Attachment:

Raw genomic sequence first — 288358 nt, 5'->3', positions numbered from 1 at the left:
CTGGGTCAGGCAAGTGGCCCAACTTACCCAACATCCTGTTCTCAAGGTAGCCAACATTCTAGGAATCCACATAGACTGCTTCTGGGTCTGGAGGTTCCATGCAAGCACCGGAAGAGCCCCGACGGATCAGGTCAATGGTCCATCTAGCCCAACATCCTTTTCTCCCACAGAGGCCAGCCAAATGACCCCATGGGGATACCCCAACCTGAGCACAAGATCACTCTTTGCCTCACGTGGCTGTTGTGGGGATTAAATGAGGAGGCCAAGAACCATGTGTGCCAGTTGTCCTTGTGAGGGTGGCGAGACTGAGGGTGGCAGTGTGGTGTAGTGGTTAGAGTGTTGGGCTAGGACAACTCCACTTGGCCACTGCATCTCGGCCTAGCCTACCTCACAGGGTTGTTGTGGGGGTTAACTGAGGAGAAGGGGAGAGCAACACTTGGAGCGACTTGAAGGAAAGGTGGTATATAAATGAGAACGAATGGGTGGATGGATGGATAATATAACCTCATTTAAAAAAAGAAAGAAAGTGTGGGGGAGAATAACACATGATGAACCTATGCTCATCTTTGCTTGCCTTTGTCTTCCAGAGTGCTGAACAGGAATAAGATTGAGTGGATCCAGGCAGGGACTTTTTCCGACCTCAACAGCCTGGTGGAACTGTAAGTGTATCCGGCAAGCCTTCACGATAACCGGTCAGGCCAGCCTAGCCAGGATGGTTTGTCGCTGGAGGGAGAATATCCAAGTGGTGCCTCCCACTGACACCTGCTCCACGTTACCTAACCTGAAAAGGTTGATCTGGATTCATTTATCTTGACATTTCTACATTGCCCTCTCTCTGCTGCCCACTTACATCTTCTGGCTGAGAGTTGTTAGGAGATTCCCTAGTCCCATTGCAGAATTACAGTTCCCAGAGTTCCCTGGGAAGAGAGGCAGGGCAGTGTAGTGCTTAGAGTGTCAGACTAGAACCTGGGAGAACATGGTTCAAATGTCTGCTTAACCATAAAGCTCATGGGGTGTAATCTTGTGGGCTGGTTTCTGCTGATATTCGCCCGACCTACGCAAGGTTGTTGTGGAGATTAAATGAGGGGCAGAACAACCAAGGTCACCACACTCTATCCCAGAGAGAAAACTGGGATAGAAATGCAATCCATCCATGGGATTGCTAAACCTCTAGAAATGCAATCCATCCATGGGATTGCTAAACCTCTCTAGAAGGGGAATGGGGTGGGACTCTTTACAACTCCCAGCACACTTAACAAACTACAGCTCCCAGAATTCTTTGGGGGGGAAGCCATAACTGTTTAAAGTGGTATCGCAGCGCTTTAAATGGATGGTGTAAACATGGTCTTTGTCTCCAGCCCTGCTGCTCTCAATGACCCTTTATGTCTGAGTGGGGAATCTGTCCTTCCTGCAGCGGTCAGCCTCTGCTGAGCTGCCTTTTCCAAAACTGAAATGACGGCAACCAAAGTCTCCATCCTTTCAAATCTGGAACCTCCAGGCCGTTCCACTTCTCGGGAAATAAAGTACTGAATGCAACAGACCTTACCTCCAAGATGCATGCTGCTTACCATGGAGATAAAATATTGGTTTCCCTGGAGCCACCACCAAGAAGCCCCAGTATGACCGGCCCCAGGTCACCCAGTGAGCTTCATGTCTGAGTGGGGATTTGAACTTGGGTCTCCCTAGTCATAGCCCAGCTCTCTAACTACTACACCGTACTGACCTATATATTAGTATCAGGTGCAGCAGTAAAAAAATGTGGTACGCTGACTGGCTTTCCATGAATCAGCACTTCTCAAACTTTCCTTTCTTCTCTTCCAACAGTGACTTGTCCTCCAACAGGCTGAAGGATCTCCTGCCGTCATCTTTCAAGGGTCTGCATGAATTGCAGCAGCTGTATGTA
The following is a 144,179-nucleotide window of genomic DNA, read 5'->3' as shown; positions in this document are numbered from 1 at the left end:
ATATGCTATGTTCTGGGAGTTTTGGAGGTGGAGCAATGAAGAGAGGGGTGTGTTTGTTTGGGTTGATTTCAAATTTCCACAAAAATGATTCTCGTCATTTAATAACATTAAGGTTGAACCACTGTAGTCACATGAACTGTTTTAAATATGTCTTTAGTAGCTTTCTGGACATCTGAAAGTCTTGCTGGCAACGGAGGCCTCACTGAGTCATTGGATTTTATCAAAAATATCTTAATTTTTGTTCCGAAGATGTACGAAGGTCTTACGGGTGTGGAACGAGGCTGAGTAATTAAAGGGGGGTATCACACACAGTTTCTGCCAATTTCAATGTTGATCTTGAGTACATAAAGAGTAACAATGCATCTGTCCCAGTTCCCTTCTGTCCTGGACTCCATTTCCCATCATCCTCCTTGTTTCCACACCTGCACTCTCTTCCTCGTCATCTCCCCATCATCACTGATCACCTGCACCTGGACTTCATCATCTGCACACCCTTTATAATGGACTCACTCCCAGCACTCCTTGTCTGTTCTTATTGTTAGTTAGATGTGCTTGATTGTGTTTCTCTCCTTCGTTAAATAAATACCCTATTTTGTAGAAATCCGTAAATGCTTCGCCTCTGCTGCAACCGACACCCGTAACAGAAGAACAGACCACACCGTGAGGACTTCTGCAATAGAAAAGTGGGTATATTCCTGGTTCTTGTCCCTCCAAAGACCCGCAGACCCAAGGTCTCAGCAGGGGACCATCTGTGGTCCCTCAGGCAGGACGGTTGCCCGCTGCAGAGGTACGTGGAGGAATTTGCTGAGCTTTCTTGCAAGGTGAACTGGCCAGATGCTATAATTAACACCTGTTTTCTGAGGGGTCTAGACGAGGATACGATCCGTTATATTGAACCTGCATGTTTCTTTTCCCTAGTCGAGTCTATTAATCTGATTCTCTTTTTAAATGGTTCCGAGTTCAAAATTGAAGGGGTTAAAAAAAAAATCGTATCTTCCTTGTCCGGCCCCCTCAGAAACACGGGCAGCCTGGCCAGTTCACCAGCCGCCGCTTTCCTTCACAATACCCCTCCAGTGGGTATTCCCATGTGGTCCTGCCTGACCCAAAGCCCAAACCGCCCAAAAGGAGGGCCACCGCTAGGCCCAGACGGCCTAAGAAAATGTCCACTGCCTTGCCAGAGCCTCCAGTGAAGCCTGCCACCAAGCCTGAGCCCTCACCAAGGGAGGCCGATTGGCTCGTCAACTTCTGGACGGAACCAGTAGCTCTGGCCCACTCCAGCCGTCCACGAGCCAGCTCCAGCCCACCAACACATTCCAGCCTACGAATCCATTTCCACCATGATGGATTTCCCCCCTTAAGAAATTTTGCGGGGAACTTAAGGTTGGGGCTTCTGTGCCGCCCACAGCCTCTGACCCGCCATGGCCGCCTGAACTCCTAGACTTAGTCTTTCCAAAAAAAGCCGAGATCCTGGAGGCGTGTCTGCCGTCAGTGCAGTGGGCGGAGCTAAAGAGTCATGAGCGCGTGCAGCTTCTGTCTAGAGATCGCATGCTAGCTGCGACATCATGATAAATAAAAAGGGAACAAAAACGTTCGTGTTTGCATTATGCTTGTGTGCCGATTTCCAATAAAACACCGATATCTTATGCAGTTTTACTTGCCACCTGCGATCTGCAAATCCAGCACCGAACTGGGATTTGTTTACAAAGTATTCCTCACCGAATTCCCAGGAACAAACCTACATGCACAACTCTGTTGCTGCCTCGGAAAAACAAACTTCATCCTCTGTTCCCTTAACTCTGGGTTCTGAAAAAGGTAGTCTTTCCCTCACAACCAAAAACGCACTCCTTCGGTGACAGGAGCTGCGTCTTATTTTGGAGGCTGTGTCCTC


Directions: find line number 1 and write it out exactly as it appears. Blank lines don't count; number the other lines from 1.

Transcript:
Raw genomic sequence first — 288358 nt, 5'->3', positions numbered from 1 at the left: